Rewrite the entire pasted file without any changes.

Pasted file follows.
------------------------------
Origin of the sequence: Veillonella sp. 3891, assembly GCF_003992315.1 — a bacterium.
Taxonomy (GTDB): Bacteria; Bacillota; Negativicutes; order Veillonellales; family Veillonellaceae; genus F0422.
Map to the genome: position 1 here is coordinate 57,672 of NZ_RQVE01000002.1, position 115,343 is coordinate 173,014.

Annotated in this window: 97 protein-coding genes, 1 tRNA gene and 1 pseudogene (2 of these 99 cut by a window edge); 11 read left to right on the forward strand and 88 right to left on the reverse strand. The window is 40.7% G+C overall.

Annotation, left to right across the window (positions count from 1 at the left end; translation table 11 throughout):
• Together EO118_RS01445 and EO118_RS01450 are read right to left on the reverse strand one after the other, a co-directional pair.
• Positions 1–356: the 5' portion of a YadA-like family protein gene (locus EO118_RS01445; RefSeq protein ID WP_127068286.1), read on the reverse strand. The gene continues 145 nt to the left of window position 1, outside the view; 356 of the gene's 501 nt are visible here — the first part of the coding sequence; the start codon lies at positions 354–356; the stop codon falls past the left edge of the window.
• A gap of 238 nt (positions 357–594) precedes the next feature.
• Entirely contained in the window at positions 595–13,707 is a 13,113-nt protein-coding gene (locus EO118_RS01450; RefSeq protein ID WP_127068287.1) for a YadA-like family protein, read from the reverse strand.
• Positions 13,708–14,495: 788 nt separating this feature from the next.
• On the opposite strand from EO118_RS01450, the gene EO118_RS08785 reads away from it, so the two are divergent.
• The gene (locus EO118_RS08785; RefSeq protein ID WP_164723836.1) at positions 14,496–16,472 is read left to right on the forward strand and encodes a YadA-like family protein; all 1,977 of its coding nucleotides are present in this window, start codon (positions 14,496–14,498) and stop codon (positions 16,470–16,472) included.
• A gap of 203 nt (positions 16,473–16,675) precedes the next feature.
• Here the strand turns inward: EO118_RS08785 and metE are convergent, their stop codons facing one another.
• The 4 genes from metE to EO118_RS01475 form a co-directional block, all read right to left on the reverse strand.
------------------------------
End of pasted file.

Origin of the sequence: Veillonella sp. 3891, assembly GCF_003992315.1 — a bacterium.
Taxonomy (GTDB): Bacteria; Bacillota; Negativicutes; order Veillonellales; family Veillonellaceae; genus F0422.
Map to the genome: position 1 here is coordinate 57,672 of NZ_RQVE01000002.1, position 115,343 is coordinate 173,014.

Annotated in this window: 97 protein-coding genes, 1 tRNA gene and 1 pseudogene (2 of these 99 cut by a window edge); 11 read left to right on the forward strand and 88 right to left on the reverse strand. The window is 40.7% G+C overall.

Annotation, left to right across the window (positions count from 1 at the left end; translation table 11 throughout):
• Together EO118_RS01445 and EO118_RS01450 are read right to left on the reverse strand one after the other, a co-directional pair.
• Positions 1–356: the 5' portion of a YadA-like family protein gene (locus EO118_RS01445; RefSeq protein ID WP_127068286.1), read on the reverse strand. The gene continues 145 nt to the left of window position 1, outside the view; 356 of the gene's 501 nt are visible here — the first part of the coding sequence; the start codon lies at positions 354–356; the stop codon falls past the left edge of the window.
• A gap of 238 nt (positions 357–594) precedes the next feature.
• Entirely contained in the window at positions 595–13,707 is a 13,113-nt protein-coding gene (locus EO118_RS01450; RefSeq protein ID WP_127068287.1) for a YadA-like family protein, read from the reverse strand.
• Positions 13,708–14,495: 788 nt separating this feature from the next.
• On the opposite strand from EO118_RS01450, the gene EO118_RS08785 reads away from it, so the two are divergent.
• The gene (locus EO118_RS08785; RefSeq protein ID WP_164723836.1) at positions 14,496–16,472 is read left to right on the forward strand and encodes a YadA-like family protein; all 1,977 of its coding nucleotides are present in this window, start codon (positions 14,496–14,498) and stop codon (positions 16,470–16,472) included.
• A gap of 203 nt (positions 16,473–16,675) precedes the next feature.
• Here the strand turns inward: EO118_RS08785 and metE are convergent, their stop codons facing one another.
• The 4 genes from metE to EO118_RS01475 form a co-directional block, all read right to left on the reverse strand.